The Hunters and the hunted in the land (in 1600s) of fascinating Bengal tigers,India

Bengal tiger Gazi scroll.
The British lion and Bengal
Below are presented in brief two scenarios of Bengal in l600s. The prosperous rulers were losing ground against the British traders who already had a strong hold on them-something like a small prey held tight by a python ready to gobble.

 The fall of Bengal  in the 1700s was a major event not only in the history of India but also of the world because it paved the way for British imperialism and its subsequent expansionism across the globe. The advantage the British had was Bengal and later many parts of India which later came under the British rule generated surplus revenue for the Crown to finance expansionism as well to meet the needs of their country at the same time. This  pushed the pre-British India  to the brink of poverty and desolation.

Murshid Quli Khan, was the Diwan of Bengal from1700 to  till his death in 1727, followed by his son-in-law Shuja who ruled the province for 14 years. Later Alivardi Khan, seized the reins of office  from Murshid Quli Khan, Shujs'son  and ruled till 1756
All the three Nawobs were strong and competent administrators and under them Bengal greatly prospered, so much so that it was regarded as “the paradise of Bengal”. During the first half of the 18th century from 1706–1756, Bengal received in return for its exports nearly six and a half crores rupees worth of bullion and about Rs.2.3 crores of merchandise.

Decca, a major town  alone  accounted for a large volume of export worth nearly 30 lakh rupees of cloth to Asian countries.

Qasim Bazaar, center of major local trading activities, produced two and a half million pound of silk.

Commodities exported from Bengal included viz., saltpeter, opium, indigo etc. Hughli, which was the most important port of Bengal, grew into a great center of culture.

Since  trade, industry and agriculture saw excellent and sustained growth there was overall progress in down stream fields. This simulated the Bengal economy, better employment,better per capita income,etc that led to the growth and expansion of  of urban centers and banking. In banking sector  Jagat Seths (world bankers) were the leaders and their administration of the banking sector was on par with that of bank of England.
In the wake of booming economy and good administration by the Nawob and his officials, the population of Calcutta rose from 15,000 in 1704 to
one lakh in 1750 and Decca and Murshidabad became populous cities.

The English in Bengal:
Between the years 1633 and 1663 the British traders with their factories in Bengal were doing  peaceful trade under the protection of the Mogul power.That time they focused more on their company activities than on grabbing lands from the natives'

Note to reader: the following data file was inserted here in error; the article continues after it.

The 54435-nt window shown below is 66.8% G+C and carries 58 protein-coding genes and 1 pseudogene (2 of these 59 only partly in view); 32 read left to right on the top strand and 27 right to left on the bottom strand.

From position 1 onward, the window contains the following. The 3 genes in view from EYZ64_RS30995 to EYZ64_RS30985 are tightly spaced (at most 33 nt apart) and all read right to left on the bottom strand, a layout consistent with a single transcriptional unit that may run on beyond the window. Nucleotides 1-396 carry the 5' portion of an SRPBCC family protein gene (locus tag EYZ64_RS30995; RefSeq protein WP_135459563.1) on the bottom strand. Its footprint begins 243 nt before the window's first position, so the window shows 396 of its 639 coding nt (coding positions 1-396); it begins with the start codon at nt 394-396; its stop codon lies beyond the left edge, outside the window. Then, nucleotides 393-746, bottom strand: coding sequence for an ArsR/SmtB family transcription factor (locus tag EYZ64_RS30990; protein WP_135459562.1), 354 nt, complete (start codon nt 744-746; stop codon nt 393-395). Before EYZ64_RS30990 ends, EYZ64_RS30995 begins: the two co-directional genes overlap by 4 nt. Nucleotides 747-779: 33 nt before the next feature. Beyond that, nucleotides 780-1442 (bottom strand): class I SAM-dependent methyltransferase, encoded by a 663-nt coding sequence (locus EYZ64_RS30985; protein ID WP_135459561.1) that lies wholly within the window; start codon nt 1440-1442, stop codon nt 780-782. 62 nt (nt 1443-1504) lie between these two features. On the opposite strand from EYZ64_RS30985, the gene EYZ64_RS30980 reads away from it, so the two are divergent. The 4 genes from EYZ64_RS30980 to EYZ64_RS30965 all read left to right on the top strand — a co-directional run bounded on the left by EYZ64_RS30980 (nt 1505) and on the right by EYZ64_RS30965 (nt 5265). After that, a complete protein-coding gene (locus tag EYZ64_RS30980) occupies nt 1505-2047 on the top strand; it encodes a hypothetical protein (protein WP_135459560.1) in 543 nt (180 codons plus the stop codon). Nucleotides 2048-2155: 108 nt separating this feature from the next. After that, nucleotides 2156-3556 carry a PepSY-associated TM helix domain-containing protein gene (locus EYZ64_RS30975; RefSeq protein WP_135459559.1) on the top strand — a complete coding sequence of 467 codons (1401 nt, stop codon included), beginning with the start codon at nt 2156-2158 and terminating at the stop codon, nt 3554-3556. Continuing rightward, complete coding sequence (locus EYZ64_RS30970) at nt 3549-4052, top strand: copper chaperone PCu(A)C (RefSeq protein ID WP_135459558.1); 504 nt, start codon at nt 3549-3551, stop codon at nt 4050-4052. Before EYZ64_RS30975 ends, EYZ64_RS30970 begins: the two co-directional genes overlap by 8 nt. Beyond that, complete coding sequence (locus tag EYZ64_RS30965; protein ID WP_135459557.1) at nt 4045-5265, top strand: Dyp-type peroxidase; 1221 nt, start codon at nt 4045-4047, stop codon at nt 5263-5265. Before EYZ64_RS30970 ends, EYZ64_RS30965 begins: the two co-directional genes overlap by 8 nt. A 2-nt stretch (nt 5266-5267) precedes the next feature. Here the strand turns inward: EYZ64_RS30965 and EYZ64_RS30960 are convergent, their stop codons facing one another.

The Mogul Governor of Orissa in 1633 gave the English merchants permission to build and operate factories at Hariharpur (near the confluence of the Mahanadi) and at Balasore further north. This was followed by a  second British factory  at Hughli in 1651.
Their progress was steady till Mir Jumla, Governor of Bengal, who put severe restrictions on the British trade. The British suffered badly during 1658 – 1663. Luckily they regained their trade privileges  under  Shayista Khan who became  the Mughal Viceroy in Bengal,  after the death of Jumla in 1663, their new deal resulted in three  important British settlements in Bengal - at Hughli, Qasim Bazar and Balasore, with subordinate factories at Patna, Rajmahal and Decca.

 Job Charnock, Chief of Qasim Bazar factory, chose Sutanuti or Sutanauti (the site of Calcutta) as the center of British trade instead of Hughli and he  laid the foundation of Calcutta as a British settlement. The addition of   a fortified factory known as Fort William in 1697 became  the seat of a new Presidency, officially called ''Presidency of Fort William in Bengal,'' in 1700. To accommodate rapid growth of population and to build new facilities and extend the area, the company bought  settlements  in the adjacent villages of Kalikata and Govindpur – from a local zamindar (land owner).

The treasury of  Bengal lost a lot of revenue as a result of  free trade facilities granted by the Mogul rulers to the British traders who never paid  taxes, whereas the local traders paid heavy taxes. As the British traders had an advantage over their Indian counter parts because of tax concessions, the Indian traders could not compete with the British. To compensate the loss of income to the treasury, in 1713, Nawob Murshid Quli Khan  annulled all the privileges bestowed on the  British and ordered them to pay the same duties as the local merchants. Later, upon representation to the mogul emperor 
Mogul Emperor Farrukhsiyar being carried in a palanquin,India.
Farrukhsiyar at Delhi, the British were able to get three
farmanas  in their favor in July, 1717. This  granted the British company special privilege to trade duty–free in Bengal, in lieu of an annual payment of Rs. 3,000.

After the Mogul empire's power started declining in the mid 1700, the local ruler became more assertive and independent. The British used the prevailing political situation in Bengal in their favor and bravely began making inroad into the path of conflicts and confrontation with the local ruler so that they could take advantage of the provocation from the ruler's side.